Our Observations: Short-term and near-term volatility are nearly at parity in every asset class. We think we may be entering a period that is usually weak for stocks, where the increase in volatility might simply be an acknowledgement of that case. However, as of right now we still see there is very little evidence supporting the breakdown of the current bull market.

Market volatility is an indicator of financial stress. Low or declining volatility environments may indicate favorable periods for equity investments, whereas rising volatility periods may favor sovereign debt and developed market currency exposure.

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Correlation | July 12, 2017

Author: Nathan J. Rowader
Date: July 12, 2017
Category: Quantitative Insights
Tags: volatility, interest rates, correlation, diversification, bull market, bonds

Our Observations: Correlations are very low in nearly every asset class. This is a little bit surprising given the volatility of the bond market, which should be signaling other parts of the market, but that doesn’t appear to be the case. However, we think it would be smart to keep an eye out for correlations to interest rates in other parts of the market.

The correlation figure measures how each asset return moves in relationship to the broader basket of asset returns listed on the X axis. When correlations are high or rising, it may indicate that economic movements and sentiment are driving the majority of returns, which could potentially make security selection challenging.

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Momentum | July 11, 2017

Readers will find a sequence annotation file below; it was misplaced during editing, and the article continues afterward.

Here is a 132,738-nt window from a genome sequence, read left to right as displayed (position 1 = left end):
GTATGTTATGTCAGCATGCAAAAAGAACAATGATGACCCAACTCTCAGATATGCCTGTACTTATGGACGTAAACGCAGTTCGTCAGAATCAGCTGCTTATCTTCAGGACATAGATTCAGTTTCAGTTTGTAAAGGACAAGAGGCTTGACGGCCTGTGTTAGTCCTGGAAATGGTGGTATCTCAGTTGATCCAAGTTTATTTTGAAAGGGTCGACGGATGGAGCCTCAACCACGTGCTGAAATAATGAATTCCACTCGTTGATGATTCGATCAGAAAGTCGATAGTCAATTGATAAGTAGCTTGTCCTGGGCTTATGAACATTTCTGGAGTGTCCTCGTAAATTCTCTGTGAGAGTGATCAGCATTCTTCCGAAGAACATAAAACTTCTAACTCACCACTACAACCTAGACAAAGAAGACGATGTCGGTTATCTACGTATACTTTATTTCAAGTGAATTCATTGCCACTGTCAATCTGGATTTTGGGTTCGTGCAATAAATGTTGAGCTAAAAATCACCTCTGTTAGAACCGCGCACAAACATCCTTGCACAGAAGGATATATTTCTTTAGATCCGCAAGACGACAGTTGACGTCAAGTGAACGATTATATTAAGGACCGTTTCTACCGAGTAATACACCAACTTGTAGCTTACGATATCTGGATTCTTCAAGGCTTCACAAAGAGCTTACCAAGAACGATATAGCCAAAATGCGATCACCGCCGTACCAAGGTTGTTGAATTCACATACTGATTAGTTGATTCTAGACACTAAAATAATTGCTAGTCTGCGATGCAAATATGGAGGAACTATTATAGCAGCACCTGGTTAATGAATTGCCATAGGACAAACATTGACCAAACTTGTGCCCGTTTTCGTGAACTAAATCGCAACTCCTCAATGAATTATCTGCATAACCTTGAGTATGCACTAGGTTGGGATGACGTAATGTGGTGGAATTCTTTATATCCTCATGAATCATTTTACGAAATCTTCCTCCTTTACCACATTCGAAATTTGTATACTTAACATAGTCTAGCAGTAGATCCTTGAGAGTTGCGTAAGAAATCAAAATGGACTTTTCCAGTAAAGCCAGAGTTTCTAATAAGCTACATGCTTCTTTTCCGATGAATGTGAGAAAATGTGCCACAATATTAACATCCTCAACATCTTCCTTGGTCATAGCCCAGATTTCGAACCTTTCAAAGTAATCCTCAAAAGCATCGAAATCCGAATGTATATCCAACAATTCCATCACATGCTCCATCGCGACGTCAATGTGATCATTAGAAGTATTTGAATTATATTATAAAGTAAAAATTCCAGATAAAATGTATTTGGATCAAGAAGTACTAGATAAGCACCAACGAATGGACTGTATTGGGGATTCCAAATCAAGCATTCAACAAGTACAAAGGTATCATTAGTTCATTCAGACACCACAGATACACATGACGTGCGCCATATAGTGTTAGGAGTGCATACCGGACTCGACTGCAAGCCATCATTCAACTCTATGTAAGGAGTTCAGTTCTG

Author: Nathan J. Rowader
Date: July 11, 2017
Category: Quantitative Insights
Tags: momentum, policy, risk assets, stocks, tightening, sov. debt

Long-term momentum in sovereign debt collapsed over the past few weeks as key policy officials in Europe, Canada and the United Kingdom openly discussed the need to begin tightening rates. With negative long-term and short-term momentum, the bond environment appears to be weak. We think this could help push some out further on the risk spectrum and be a boon for stocks.

Momentum measures the rate of acceleration, either positive or negative, in a security’s price and may indicate which markets are positioned for gains or losses. Investing based on momentum entails establishing long positions in securities with positive recent returns and short positions in those with negative recent returns. Momentum in asset classes may illustrate the development of trends in the market.

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Income Report Card | July 10, 2017

Author: Nathan J. Rowader
Date: July 10, 2017
Category: Quantitative Insights
Tags: monetary policy, inflation, rates, policy, rising rates, global bonds, Treasury yields, reflation, tightening

Our Observations: The 10-year treasury yield ended the week at 2.39%, in what has been a dramatic period for global bonds. The yield is approaching the May 2017 high of 2.42%. If it is able to push past that high then we think the market may be pivoting back toward a reflation theme. However, much of the action seen in global bonds could have more to do with policy makers asserting that tightening may be coming from the European Central Bank, The Bank of Canada and the Bank of England. Ultimately, the move-up in rates may simply be a reaction to an already expected higher rate environment.